Petrolia councillor says taxes shouldn’t rise because of COVID-19

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Petrolia Councillor Marty Souch says its time to take a good hard look at what COVID-19 has cost the town.

And he wants to make sure councillors do as much as they can to keep taxes from increasing to cover the costs.

Souch will ask council Monday to direct staff to examine what COVID-19 has cost the town in lost revenues and come up with a way to reduce costs to overcome a deficit.

“We are faced with the huge revenue loss to the Town of Petrolia, whether it be the arena, the YMCA, the VPP, or sports fields,” he tells The Independent adding all of the revenue generated from those operation has vanished because most sports and recreational programs were shutdown due to COVID-19.

“We need to we need to take and look at each department and I want each department to be responsible for their lost revenue.”

Souch says the need to examine the costs and take another look at how the municipality spends really hit home when Victoria Playhouse Petrolia cancelled its season.

“Then I said, you know what, if the VPP loses money, … somebody’s going to be responsible for it. And who might that be?” While the town shares in the profits made in good years, it also covers all of the deficit in the lean years.

Municipal governments, by law, can’t run a deficit. And they are mandated to create reserves – savings accounts – for future projects. Many administrators say reserves are to be used for a rainy day. And while COVID-19 has unleashed a global economic problem, Souch isn’t convinced the town should be dipping into the reserves now.

“What are we going to do if five years down the road, and the provincial federal government says, we don’t have the funding for you now and we want to do our project?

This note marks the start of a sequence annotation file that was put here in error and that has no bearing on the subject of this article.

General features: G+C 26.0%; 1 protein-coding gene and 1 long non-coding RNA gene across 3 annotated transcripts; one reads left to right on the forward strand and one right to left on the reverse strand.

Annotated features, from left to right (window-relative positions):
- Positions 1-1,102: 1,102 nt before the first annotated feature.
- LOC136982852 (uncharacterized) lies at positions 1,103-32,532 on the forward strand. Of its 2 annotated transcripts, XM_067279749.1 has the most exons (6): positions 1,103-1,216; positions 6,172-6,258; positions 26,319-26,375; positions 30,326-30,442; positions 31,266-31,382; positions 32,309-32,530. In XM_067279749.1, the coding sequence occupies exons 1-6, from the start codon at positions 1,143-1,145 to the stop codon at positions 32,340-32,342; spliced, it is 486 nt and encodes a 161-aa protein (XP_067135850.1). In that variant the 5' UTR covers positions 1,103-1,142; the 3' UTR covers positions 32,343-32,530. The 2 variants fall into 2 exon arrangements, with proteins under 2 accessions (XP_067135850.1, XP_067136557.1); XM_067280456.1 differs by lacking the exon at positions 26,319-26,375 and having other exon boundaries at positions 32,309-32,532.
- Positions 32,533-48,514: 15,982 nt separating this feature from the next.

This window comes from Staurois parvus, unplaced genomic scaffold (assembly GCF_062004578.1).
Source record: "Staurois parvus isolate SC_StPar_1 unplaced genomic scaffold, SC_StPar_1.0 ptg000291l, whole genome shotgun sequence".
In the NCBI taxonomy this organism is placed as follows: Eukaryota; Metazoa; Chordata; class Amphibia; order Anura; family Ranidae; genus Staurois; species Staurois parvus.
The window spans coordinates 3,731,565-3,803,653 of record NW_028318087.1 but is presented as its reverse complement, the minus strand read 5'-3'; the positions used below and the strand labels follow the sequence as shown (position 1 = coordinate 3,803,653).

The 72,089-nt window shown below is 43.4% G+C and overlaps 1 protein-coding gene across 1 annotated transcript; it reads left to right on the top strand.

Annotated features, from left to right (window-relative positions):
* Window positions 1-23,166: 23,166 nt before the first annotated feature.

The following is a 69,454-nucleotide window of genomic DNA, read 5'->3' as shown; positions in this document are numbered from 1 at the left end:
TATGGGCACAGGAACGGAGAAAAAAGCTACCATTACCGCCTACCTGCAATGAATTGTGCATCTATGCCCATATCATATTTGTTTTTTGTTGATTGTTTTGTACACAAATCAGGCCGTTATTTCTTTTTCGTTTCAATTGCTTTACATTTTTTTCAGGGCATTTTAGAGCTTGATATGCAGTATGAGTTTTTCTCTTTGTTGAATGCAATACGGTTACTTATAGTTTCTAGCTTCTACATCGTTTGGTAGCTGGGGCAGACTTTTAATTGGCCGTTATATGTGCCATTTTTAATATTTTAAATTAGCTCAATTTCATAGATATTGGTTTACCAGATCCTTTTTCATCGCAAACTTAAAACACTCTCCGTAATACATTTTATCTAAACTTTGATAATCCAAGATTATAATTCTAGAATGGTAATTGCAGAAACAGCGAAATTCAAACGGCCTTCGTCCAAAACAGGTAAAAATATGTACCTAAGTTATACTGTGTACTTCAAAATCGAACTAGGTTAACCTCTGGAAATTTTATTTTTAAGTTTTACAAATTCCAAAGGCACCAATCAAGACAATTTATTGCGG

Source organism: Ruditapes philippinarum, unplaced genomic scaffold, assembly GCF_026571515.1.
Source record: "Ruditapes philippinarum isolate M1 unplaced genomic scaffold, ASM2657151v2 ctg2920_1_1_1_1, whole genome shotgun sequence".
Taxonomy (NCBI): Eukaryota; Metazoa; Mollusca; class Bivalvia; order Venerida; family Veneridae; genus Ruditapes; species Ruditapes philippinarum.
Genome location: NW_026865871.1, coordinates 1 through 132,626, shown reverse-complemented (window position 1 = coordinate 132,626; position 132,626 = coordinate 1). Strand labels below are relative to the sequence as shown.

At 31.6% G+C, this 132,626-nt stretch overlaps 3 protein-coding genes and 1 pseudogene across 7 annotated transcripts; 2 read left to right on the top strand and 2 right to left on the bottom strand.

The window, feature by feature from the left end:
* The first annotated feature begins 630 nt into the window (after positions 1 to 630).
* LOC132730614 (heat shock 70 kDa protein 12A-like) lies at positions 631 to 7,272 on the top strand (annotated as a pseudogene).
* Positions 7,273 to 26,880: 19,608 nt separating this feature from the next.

“We do not want to come back to taxpayers and say, we’re going to increase our taxes, five-and-a half, six per make up for the project when we’re on our way to making it now,” says Souch.


“We have a plan – we have a long term plan, and we need to stick with our plan.”
The councillor has confidence staff can find ways to save money.


“I believe that our staff will go back and look at where are we losing? How much money are we losing? What’s the goal? And I know that they do a good job – but we need to know the dollar. I’m guessing our dollars could be fairly high.”


Souch points out larger municipalities, like Sarnia and Chatham-Kent, have already begun to adjust spending to deal with the economic fallout of COVID-19.


“And I think that if our senior staff can’t go back and create ways of saving, and they may not get to the goal of our losses. Then if we’re in a dire need, then we’re in a crisis, we need to borrow from our reserves, but …council has done a good job, the Town Petrolia has done a good job in building those reserves and we don’t want to squander it.

“We want to hang on to it and exhaust all avenues before we have to touch it,” says Souch.